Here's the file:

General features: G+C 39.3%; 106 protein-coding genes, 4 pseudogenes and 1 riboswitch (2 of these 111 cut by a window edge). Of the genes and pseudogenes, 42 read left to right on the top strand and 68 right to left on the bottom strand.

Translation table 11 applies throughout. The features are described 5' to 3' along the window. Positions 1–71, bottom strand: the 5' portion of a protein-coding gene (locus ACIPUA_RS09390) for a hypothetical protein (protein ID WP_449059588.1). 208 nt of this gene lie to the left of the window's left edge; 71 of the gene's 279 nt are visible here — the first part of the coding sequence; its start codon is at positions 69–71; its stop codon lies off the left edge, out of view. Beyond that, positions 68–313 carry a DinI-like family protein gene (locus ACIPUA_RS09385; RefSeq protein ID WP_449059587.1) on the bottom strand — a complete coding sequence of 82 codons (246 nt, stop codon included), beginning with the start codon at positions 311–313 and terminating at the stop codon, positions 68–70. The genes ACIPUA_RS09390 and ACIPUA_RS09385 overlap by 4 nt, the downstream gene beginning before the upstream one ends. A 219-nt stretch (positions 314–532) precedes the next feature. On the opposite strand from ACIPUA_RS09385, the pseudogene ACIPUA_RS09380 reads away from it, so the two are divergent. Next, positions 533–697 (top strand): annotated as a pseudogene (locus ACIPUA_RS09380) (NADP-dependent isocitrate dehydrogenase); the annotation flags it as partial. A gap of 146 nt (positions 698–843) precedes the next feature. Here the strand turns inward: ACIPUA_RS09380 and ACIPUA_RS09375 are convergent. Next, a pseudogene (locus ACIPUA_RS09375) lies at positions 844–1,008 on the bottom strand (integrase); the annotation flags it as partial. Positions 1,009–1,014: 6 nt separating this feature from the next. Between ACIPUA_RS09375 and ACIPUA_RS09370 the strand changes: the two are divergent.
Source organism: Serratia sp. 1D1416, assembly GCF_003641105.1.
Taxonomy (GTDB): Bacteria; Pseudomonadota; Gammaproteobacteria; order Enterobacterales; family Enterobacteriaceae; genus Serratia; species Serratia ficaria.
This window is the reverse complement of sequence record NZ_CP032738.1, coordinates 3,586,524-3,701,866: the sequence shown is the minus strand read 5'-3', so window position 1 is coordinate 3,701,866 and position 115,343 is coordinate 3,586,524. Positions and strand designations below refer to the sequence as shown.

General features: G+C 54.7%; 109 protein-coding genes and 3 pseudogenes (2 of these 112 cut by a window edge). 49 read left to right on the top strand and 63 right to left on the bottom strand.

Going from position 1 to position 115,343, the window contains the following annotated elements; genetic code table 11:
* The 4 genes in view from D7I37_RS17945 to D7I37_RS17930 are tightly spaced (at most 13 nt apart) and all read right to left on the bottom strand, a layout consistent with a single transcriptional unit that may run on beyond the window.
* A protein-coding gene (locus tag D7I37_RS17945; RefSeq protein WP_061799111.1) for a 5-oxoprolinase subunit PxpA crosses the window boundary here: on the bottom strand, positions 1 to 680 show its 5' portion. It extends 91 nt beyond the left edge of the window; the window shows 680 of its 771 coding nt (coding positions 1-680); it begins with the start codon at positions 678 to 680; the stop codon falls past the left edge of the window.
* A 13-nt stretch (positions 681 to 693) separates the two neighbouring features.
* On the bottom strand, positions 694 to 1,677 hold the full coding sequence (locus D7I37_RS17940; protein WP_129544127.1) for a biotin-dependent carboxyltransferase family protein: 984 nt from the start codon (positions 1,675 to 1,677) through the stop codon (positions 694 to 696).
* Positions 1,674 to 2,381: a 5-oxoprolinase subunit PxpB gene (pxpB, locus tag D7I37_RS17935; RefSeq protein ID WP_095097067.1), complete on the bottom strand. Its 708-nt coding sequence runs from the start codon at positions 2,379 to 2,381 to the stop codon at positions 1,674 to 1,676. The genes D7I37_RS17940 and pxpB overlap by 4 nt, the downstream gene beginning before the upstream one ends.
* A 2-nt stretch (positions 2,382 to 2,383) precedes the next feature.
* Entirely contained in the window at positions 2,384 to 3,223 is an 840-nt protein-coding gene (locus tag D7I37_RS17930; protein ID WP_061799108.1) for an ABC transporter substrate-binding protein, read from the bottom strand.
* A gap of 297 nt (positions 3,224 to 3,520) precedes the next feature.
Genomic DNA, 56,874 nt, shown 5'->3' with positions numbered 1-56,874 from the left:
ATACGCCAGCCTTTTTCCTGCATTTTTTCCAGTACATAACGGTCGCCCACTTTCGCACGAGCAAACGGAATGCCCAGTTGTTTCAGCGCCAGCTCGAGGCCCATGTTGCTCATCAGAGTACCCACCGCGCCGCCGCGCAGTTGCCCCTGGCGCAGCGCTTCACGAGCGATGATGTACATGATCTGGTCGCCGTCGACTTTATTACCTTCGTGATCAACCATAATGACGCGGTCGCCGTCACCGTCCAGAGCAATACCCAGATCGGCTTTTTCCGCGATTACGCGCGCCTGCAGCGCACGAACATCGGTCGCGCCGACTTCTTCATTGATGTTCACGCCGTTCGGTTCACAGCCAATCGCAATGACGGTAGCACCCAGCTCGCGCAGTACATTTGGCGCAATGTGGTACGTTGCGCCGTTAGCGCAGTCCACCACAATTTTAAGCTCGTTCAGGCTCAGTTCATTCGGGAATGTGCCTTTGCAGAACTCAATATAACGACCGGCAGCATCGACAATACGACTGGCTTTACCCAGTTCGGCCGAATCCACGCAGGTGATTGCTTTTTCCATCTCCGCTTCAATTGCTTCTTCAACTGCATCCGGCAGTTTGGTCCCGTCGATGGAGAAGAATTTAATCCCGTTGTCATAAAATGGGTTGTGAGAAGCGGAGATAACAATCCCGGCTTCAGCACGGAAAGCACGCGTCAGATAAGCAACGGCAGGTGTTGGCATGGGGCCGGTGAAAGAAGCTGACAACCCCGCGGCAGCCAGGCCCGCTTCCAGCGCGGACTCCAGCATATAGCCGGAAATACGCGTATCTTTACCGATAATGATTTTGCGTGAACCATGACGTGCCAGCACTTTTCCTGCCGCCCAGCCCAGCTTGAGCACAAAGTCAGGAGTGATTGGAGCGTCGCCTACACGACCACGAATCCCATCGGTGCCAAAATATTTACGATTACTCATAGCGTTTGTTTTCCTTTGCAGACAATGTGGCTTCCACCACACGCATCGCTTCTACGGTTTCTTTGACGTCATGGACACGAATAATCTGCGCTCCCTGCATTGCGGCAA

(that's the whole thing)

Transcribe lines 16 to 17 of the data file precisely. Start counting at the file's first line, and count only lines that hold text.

Genomic DNA, 56,874 nt, shown 5'->3' with positions numbered 1-56,874 from the left:
ATACGCCAGCCTTTTTCCTGCATTTTTTCCAGTACATAACGGTCGCCCACTTTCGCACGAGCAAACGGAATGCCCAGTTGTTTCAGCGCCAGCTCGAGGCCCATGTTGCTCATCAGAGTACCCACCGCGCCGCCGCGCAGTTGCCCCTGGCGCAGCGCTTCACGAGCGATGATGTACATGATCTGGTCGCCGTCGACTTTATTACCTTCGTGATCAACCATAATGACGCGGTCGCCGTCACCGTCCAGAGCAATACCCAGATCGGCTTTTTCCGCGATTACGCGCGCCTGCAGCGCACGAACATCGGTCGCGCCGACTTCTTCATTGATGTTCACGCCGTTCGGTTCACAGCCAATCGCAATGACGGTAGCACCCAGCTCGCGCAGTACATTTGGCGCAATGTGGTACGTTGCGCCGTTAGCGCAGTCCACCACAATTTTAAGCTCGTTCAGGCTCAGTTCATTCGGGAATGTGCCTTTGCAGAACTCAATATAACGACCGGCAGCATCGACAATACGACTGGCTTTACCCAGTTCGGCCGAATCCACGCAGGTGATTGCTTTTTCCATCTCCGCTTCAATTGCTTCTTCAACTGCATCCGGCAGTTTGGTCCCGTCGATGGAGAAGAATTTAATCCCGTTGTCATAAAATGGGTTGTGAGAAGCGGAGATAACAATCCCGGCTTCAGCACGGAAAGCACGCGTCAGATAAGCAACGGCAGGTGTTGGCATGGGGCCGGTGAAAGAAGCTGACAACCCCGCGGCAGCCAGGCCCGCTTCCAGCGCGGACTCCAGCATATAGCCGGAAATACGCGTATCTTTACCGATAATGATTTTGCGTGAACCATGACGTGCCAGCACTTTTCCTGCCGCCCAGCCCAGCTTGAGCACAAAGTCAGGAGTGATTGGAGCGTCGCCTACACGACCACGAATCCCATCGGTGCCAAAATATTTACGATTACTCATAGCGTTTGTTTTCCTTTGCAGACAATGTGGCTTCCACCACACGCATCGCTTCTACGGTTTCTTTGACGTCATGGACACGAATAATCTGCGCTCCCTGCATTGCGGCAA